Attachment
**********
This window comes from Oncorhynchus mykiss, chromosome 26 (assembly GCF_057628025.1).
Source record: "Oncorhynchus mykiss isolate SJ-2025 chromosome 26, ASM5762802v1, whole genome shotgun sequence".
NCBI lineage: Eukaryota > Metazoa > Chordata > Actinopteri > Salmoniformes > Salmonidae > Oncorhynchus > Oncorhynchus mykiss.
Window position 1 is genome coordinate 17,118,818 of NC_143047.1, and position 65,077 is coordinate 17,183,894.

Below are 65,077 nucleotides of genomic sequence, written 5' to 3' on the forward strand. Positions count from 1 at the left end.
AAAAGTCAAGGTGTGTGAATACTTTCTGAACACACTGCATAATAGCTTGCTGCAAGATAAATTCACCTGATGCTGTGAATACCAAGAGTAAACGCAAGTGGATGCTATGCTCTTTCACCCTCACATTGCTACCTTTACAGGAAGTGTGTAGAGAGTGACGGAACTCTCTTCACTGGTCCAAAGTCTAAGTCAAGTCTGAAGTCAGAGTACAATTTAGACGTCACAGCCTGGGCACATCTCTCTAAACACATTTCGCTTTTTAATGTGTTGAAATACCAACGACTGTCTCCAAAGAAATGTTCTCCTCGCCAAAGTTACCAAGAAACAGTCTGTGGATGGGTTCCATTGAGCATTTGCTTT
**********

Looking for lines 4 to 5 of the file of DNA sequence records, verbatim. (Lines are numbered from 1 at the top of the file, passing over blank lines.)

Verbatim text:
Window position 1 is genome coordinate 17,118,818 of NC_143047.1, and position 65,077 is coordinate 17,183,894.

Below are 65,077 nucleotides of genomic sequence, written 5' to 3' on the forward strand. Positions count from 1 at the left end.